Freitag, 11. Februar 2011

How one young Tunisian could overthrow Mubarak

It all went so quickly: Mohammed Bouazizi, a young Tunisian, burned himself in front of a local municipal office and less than two months later not only has former dictator Ben Ali swapped power for an international arrest warrant, but out is, amid euphoric jubilations, Hosni Mubarak of Egypt, the very same Mubarak who had ruled Egypt with an iron fist for almost 30 years.

We don’t know what really motivated Mr Bouazizi, but I believe that not even in his wildest dreams would he have imagined to be the start for a revolution on a scale not seen since the fall of the Iron Curtain. I do want to show, however, that it is indeed possible for this one man to have caused this chain of events, irrespective of this martyr’s true motives. How can the act of surrendering one’s life, and one’s life only, be so powerful? 

After the mass protests against long-standing regimes in Tunisia and Egypt, it is safe to assume that public discontent was widespread and simmering for some time already. Both regimes were dictatorial and notoriously corrupt (both Mr Ali and Mr Mubarak are alleged billionaires, making them a little richer than most heads of states). The protests also show that many people are willing to bear the individual cost of being part of a mass demonstration for the possible benefits of change. Assume for the sake of the argument that this holds for the majority of citizens. Even though the citizens would then be better off if a true mass protest happened, no one would be willing to do their bit unless they were sure that everyone else would be on the streets, too. The reason is that the cost of being a lonely protester are large – you may be arrested, beaten up or even disappear in the hands of the secret police – and the benefits nil – since you on your own can do nothing at all; unless, that is, your sacrifice can trigger the masses hitting the streets. We (that is economists) are not very good at predicting mass movements (as the financial crises forcefully demonstrated), but we know about the type of coordination problem willing protesters face.  

How do you make sure that when you hold up your banner you are not the only one? How do you coordinate with a large enough number of protesters to be on the streets the very same moment? Sure, internet and mobile phones help a lot technically, but even if you could convince all of your friends and your friends all of theirs, you would still be arrested and not make a single bit of a difference. You need hundreds of thousands of people! And since everyone knows how difficult it is to coordinate with thousands of people, the promises of your friends may not be so trustworthy after all. This explains why a hated dictator can survive for a long time and why grass root movements are so rare. That said, the military has a significant advantage in coordinating as it already has an established structure of communication and command. Of course, is also has weapons. This may explain why military coups are so much more frequent than grass root movements.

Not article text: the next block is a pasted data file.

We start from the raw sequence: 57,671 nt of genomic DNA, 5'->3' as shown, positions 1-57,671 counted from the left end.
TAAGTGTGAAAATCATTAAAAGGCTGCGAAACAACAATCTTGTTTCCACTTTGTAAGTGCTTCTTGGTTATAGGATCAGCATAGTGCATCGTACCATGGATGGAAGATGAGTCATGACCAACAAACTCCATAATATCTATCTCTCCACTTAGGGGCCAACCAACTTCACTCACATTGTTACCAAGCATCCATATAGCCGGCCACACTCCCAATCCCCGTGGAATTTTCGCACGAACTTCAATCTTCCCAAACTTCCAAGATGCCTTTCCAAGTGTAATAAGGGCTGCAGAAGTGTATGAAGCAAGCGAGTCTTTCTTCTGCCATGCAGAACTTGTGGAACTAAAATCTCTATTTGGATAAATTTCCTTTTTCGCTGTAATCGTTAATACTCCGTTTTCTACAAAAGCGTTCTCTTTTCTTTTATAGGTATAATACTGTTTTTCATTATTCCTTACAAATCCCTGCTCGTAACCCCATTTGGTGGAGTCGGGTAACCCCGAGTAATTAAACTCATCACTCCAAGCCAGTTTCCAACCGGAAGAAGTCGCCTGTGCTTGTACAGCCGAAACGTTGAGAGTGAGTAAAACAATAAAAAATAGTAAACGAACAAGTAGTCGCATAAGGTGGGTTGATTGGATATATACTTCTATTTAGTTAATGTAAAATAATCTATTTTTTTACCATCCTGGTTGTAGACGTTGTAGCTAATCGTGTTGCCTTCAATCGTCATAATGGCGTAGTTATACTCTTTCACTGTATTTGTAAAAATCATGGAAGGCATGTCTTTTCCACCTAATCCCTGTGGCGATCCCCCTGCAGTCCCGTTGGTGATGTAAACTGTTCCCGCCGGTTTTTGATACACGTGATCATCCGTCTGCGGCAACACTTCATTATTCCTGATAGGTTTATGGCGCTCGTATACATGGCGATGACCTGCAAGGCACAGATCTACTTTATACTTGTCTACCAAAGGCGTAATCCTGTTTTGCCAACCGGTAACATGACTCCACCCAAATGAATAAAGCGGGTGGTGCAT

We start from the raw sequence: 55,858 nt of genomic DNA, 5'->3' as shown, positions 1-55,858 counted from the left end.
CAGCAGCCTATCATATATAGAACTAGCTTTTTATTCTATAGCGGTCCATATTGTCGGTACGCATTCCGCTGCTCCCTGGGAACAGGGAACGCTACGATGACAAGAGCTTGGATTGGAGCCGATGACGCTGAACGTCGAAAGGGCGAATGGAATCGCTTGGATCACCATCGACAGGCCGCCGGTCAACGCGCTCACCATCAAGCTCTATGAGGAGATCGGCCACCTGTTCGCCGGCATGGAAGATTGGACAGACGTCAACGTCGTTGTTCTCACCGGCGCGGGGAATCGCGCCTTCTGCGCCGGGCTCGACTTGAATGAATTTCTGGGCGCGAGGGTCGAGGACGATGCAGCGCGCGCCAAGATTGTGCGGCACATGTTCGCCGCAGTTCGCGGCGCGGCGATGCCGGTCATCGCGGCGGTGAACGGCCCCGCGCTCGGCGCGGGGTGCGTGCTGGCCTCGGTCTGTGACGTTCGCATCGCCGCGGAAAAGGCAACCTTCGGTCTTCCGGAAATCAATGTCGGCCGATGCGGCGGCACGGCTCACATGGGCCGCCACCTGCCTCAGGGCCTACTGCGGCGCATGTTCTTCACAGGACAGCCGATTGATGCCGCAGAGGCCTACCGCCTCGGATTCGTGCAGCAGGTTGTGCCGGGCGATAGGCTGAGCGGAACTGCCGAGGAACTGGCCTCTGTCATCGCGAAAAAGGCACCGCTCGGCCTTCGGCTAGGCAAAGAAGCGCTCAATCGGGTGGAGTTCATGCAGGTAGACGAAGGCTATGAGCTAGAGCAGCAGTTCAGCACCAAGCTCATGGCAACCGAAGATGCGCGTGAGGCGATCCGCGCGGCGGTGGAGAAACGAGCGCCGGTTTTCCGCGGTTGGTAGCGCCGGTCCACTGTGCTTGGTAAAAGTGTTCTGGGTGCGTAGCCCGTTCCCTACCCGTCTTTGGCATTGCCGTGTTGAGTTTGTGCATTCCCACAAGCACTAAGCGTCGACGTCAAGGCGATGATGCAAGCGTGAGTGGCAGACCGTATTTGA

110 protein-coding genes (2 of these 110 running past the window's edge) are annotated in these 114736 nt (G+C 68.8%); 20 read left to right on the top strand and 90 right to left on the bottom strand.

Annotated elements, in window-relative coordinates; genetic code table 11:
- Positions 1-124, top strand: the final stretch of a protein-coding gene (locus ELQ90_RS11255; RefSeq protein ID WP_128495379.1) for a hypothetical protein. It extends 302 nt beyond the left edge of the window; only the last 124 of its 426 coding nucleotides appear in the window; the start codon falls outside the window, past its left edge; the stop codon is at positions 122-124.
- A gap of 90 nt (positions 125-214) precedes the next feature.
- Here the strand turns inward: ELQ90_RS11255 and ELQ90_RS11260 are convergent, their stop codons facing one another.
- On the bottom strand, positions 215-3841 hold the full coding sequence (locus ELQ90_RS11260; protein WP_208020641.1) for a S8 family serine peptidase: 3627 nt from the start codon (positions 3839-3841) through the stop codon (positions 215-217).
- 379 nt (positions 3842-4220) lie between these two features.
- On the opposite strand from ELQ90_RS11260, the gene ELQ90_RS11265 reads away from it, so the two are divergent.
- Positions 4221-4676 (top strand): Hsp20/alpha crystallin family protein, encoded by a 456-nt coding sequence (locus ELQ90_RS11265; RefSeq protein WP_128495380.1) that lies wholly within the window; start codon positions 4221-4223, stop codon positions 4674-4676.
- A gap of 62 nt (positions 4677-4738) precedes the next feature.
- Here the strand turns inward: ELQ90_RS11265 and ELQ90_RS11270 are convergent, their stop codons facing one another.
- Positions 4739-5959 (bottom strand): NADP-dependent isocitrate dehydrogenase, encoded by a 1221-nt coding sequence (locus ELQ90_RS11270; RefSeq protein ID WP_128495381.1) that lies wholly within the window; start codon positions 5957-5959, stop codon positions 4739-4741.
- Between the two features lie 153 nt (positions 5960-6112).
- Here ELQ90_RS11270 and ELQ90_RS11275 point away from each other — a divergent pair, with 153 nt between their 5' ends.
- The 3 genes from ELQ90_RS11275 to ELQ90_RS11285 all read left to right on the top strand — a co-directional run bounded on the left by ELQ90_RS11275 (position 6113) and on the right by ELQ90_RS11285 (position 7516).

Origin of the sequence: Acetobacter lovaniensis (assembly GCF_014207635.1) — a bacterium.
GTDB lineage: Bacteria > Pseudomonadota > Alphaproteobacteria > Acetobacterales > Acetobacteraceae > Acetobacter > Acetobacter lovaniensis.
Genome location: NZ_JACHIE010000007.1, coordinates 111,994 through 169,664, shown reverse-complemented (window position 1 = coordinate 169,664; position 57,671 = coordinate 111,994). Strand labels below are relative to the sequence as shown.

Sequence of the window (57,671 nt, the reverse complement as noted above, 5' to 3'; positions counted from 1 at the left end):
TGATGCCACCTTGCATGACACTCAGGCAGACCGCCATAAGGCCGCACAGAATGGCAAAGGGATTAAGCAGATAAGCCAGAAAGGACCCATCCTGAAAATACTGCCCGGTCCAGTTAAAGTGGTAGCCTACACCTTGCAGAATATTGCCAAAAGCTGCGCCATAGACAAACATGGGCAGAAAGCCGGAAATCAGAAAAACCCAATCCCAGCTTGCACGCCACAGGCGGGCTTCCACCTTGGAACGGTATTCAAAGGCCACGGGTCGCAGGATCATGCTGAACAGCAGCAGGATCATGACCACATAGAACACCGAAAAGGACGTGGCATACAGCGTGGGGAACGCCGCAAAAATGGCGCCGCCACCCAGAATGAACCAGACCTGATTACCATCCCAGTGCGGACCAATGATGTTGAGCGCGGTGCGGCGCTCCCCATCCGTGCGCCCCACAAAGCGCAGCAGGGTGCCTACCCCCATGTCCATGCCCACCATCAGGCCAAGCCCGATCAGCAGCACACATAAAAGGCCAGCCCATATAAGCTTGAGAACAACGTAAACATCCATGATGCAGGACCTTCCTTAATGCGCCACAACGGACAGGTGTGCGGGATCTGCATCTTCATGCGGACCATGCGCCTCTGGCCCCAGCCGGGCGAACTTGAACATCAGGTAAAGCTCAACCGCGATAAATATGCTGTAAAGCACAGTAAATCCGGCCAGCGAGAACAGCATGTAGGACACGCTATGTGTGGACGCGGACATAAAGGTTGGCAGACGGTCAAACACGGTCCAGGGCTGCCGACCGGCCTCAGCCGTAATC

Now, the seeming stable unloved regime can come under threat very quickly if something happens that for some reason raises everyone’s expectation that others will join a protest. Game theorists think of this something as a focal point. It is something that sticks out, that helps people coordinate as if by an invisible hand. A focal point or in this case a focal event may not necessarily enter a “rational” process of forming your expectation. I believe that an emotional event that triggers more deep-rooted psychological responses along the lines of anger is the more likely candidate to be a focal point of a mass movement than some technocratic attempt of making an “appointment” (think also of the 1992 Rodney King Uprising in Los Angeles and several other cities in the US after white policemen were acquitted after a video-taped beating up of black Rodney King). Emotions add fire and make it easier, to borrow from chemistry, to overcome the necessary “activation energy”, or in more economic terms, to make at least a few people ignore the cost-benefit relation of expressing their views. Once enough people do join in (the first possibly for emotional reasons), the expectations of the masses with respect to what the others will do may switch. If, and this was our starting point, the majority actually wants to be part of a mass movement, this change in expectations becomes self-fulfilling. To sum up: what is needed for a revolution is changing people’s expectations about each other’s behavior. This is how one young Tunisian could overthrow Mubarak.

Read soon why changing people's expectations is harder than it seems, why the CIA looks dumber than it deserves for having been caught be surprise and whether the outside world can help in democratic revolutions. 

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